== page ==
8. There’s probably no way to say this that red voters can comprehend, but it’s not complicated. Approximately half of Bush voters (evangelicals) believe that the two-thirds of the country who are non-evangelicals are doomed to eternal damnation because of less intense religious views than they harbor. I’m not walking on eggshells for four years to make sure I don’t upset the evangelical conservatives. They’re all Republicans and the fact that they think us “infidels” are going to hell is a good indication that either compromise or converting them to the left is not gonna happen simply by kissing their ass. As far as I’m concerned, we’re in the early stages of a civil war, and I see no point in the left delaying the inevitable by quoting the Bible every third sentence, carrying a shotgun over our shoulders in any place it’s legal to do so and reassuring Bush’s base that we feel just as strongly about the need to discriminate against gays as they do. We would be wise to reduce our Hollywood ties, but John Kerry and Al Gore were called phonies every time they made a gesture to get on red America’s good side. If we have to sell out everything to get elected, then we can just resign ourselves to the fact that we’re already living the Rapture.

  9. And that smug, superior attitude is exactly why the current iteration of the democratic party will continue to lose local, regional, and national seats. Perhaps the reason John Kerry was called a phoney was because he WAS one, at least when it came to conservative values and mores. Did he run on his liberal record? No, he chose to run on a make believe script of Christmas in Cambodia and “where can I git me one of them huntin’ licenses”. A stupid strategy with a predictable outcome.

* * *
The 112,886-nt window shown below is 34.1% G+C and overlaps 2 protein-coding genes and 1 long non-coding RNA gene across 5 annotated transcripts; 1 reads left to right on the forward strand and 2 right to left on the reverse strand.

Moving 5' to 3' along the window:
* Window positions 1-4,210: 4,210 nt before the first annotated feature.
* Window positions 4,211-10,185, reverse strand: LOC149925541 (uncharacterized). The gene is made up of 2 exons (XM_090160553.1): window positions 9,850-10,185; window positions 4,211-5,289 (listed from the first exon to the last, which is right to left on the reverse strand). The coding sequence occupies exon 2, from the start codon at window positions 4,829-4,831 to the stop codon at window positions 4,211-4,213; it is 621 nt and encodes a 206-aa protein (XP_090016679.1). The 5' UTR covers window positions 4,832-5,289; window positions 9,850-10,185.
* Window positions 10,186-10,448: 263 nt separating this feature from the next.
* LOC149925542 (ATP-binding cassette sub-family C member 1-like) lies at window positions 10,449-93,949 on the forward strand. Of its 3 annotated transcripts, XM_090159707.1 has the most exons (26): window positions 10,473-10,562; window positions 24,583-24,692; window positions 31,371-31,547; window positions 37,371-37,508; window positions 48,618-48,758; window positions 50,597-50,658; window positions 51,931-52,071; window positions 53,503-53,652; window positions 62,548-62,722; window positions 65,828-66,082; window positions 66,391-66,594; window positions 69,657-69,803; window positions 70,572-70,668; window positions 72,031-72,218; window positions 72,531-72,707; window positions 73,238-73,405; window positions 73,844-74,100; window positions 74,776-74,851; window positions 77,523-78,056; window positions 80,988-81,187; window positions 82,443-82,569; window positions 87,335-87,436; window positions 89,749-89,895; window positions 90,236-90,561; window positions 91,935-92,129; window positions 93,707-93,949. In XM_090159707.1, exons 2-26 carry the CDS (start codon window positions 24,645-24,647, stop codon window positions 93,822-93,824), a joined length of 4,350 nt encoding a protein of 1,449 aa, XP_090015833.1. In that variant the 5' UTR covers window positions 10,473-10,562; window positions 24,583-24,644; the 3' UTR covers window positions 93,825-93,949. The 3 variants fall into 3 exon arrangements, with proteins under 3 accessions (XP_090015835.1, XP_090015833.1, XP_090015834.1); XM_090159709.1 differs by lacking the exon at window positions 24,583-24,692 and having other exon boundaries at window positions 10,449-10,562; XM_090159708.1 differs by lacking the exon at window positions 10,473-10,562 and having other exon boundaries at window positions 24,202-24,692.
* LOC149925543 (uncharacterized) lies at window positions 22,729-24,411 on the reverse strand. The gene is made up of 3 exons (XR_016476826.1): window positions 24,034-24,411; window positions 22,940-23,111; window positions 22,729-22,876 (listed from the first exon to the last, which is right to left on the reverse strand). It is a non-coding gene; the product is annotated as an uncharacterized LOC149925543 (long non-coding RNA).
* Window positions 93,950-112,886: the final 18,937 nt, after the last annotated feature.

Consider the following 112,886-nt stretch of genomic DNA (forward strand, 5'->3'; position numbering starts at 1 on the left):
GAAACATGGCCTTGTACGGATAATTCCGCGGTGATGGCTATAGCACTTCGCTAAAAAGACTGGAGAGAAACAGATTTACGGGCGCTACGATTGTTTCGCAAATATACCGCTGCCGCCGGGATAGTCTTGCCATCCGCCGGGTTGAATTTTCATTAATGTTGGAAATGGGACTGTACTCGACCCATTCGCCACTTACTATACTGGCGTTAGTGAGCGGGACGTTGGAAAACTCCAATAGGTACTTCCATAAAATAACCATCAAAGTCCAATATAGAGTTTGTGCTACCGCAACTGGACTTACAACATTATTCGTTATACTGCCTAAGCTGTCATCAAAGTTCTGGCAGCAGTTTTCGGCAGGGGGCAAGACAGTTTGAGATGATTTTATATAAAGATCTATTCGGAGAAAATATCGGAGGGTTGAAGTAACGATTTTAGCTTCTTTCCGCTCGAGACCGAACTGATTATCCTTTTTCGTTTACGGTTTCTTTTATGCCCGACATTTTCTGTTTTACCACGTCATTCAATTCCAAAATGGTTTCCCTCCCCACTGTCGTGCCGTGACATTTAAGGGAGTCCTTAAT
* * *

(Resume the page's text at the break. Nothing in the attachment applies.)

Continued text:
And your Civil war quote is more useless hyperbole – but if you are right and this is the early phase of CWII, the blue states are in a world of hurt. In 1860, the North defeated the South purely because of manpower and supply side issues. Think that particular set of circumstances still holds? And, just in case you’re actually serious about the red and blue taking up arms against each other – you gonna side with the Nascar group or the latte’ group? Your choice.

  10. I’d side with the latte drinkers- they have more cash, and that’s what makes all the difference in modern warfare. 😛

  11. Nukevet, it’s pretty obvious that the left (or in the case of the Democratic Party circa 2004, the center right) is damned if they do and damned if they don’t as far as appealing to red state voters. John Kerry was a hunter and devout religious man who attended church every week (more than can be said for Bush, who admits to not being a weekly churchgoer) capable of quoting scripture at the drop of a hat. But since red staters had already made up their mind that Kerry was pond scum, they dismissed him as a phony and suggested his goose hunts and references to his faith were insincere. We could nominate Andy Griffith and still be called smug and phony elitists who don’t understand Middle America, so there’s no way to win in playing the pandering game.